Looking Ahead to SC16
The international supercomputing community prepares to gather for the annual Supercomputing Conference (SC16). Now in its twenty-eighth year, the conference will begin on November 13 in Salt Lake City, Utah. More than 100 attendees from Livermore’s Computation Directorate will join industry leaders, application developers, program managers, journalists, and congressional staffers for the 6-day conference centered on high performance computing (HPC).
SC16’s theme is HPC Matters, emphasizing the increasingly important role HPC plays in business, government, transportation, medicine, the environment, and many other aspects of life. With an itinerary that includes invited talks, tutorials, workshops, poster and paper presentations, panel sessions, exhibits, and awards, SC16 is a must-attend event for many Laboratory staff. Livermore computer scientist Martin Schulz will be especially busy as a contributor and co-author of 12 sessions, including 4 technical papers, 3 tutorials, and 2 workshops. “Having a strong presence in the technical program is important for us as well as our students and collaborators,” he explains. “It also demonstrates the Laboratory’s leadership role in this field.”
Among Lawrence Livermore’s contingent is HPC facilities operations manager Anna Maria Bailey, who has attended the conference since 2008. As co-leader of the Energy Efficient HPC Working Group (EEHPCWG), Bailey explains that energy efficiency research is becoming more visible within the HPC community and at events like SC16. She will moderate a panel on power distribution systems, participate in a Birds of a Feather interactive session, and facilitate an all-day workshop. In addition, EEHPCWG members will advocate for energy conservation–based best practices at an exhibition booth and during lunchtime discussion groups. “I hope to broaden our membership every year. We have grown now to nearly 700 members from 20 different countries,” notes Bailey.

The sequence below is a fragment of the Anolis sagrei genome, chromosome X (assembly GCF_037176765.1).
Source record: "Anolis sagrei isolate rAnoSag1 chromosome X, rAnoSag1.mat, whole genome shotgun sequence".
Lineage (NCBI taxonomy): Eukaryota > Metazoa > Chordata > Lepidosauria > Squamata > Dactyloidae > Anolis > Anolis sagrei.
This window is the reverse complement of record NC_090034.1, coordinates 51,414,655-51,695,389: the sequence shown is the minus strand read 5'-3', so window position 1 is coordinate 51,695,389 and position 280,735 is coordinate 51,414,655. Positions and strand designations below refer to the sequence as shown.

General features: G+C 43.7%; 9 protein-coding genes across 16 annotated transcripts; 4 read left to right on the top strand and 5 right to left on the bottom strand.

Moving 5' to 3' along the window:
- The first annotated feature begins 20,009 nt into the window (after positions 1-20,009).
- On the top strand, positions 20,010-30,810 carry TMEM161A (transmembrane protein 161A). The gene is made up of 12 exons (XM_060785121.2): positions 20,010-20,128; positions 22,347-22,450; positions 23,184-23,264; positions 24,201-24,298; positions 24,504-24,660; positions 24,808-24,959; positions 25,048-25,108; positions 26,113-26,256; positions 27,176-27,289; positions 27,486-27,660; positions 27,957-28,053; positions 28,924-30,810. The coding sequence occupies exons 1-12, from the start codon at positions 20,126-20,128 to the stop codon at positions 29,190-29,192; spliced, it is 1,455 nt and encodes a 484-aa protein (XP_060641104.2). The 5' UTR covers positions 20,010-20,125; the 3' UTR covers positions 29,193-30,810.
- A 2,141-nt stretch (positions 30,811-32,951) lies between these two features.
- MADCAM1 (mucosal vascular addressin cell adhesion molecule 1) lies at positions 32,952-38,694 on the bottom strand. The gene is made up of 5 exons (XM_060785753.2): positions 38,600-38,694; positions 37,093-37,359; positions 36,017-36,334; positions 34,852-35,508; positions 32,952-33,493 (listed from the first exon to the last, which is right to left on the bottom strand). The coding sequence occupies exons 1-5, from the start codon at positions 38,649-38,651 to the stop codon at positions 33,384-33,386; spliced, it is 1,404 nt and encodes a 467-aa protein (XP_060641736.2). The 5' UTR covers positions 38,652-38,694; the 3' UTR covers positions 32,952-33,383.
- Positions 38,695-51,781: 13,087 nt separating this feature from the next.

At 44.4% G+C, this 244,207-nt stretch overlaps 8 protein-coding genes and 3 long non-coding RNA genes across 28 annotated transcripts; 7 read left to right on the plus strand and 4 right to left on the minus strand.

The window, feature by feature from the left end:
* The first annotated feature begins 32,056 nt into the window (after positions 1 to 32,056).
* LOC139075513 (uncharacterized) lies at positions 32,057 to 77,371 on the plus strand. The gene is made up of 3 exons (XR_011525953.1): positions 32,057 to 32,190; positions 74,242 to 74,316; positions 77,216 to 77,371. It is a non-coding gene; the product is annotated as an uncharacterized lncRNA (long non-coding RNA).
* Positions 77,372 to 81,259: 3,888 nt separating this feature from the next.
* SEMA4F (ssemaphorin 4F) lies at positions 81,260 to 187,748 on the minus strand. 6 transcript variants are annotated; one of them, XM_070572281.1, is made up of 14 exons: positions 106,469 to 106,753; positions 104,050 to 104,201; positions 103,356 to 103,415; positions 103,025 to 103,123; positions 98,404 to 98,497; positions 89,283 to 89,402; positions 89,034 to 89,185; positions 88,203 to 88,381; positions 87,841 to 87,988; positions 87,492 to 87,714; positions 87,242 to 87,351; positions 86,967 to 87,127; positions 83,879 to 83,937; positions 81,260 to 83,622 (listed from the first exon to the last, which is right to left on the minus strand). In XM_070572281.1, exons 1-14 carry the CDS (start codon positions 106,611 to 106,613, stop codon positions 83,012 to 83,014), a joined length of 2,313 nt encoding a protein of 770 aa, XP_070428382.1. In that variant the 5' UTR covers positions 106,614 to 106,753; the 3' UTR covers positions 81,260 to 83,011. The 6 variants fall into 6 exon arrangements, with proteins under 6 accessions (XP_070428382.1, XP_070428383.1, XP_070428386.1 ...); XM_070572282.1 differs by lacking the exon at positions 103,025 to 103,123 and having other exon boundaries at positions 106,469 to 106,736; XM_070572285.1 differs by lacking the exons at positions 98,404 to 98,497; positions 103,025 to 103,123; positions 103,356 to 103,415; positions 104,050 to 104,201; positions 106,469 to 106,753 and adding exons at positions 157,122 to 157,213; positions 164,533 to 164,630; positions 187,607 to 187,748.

Another Laboratory attendee is Jarom Nelson, who with his Livermore colleagues created an application that improves performance of the National Ignition Facility’s Virtual Beamline (VBL) code. Demand for this type of scaling application has increased thanks to the complexity of massively parallel laser physics codes like VBL. The team’s research poster titled Scaling a High Energy Laser Physics Application (VBL) Using MPI and the RAJA Portability Layer will be showcased during a poster session. According to Nelson, this success with VBL and RAJA can lead to advances in portable performance. In the long term, he says, “We’d like to achieve a successful port of the physics algorithms we have in a single-node application and scale it to current and next-generation supercomputers.”
Notably, a Livermore team has made the finals for the ACM Gordon Bell Prize, which recognizes outstanding achievement and innovation in HPC applications. Jean-Luc Fattebert, Daniel Osei-Kuffuor, Erik Draeger, and Liam Krauss from Computation and Tadashi Ogitsu from Physical and Life Sciences brought a range of expertise to the project. Their work on first-principles molecular dynamics (FPMD) produced a new algorithm that enables simulations of over a million atoms—significantly more than traditional FPMD methods and an accomplishment for the Laboratory’s Sequoia supercomputer. “The specific algorithms we describe in our paper were ideas that came to maturity about five years ago,” Fattebert notes. “We had to work very hard to scale the code to use all the nodes of Sequoia and reach this performance level.” The project titled Modeling Dilute Solutions Using First-Principles Molecular Dynamics: Computing More than a Million Atoms with Over a Million Cores is competing with five other finalists for the prize, which will be awarded on November 17.
Each day of SC16 is full of events and activities. For Schulz, the occasion provides opportunities to network and learn about new research. Remarks Bailey, “I look forward to gaining new insight into different energy efficient HPC solutions as well as comparing lessons learned from the prior year.” Second-time attendee Nelson is eager to learn about new supercomputing applications and systems and other participants’ success stories. “It is fascinating to see all the advances across the industry,” he says, adding that poster sessions and vendor exhibits are particularly interesting.
See the SC16 list of LLNL participants and the SC16 Event Calendar for a day-by-day schedule of LLNL’s 36 sessions, Job Fair presence, and interactive posters at the Department of Energy’s exhibition booth. During the conference, follow Computation on Twitter and other social media with hashtags #SC16 and #hpcmatters.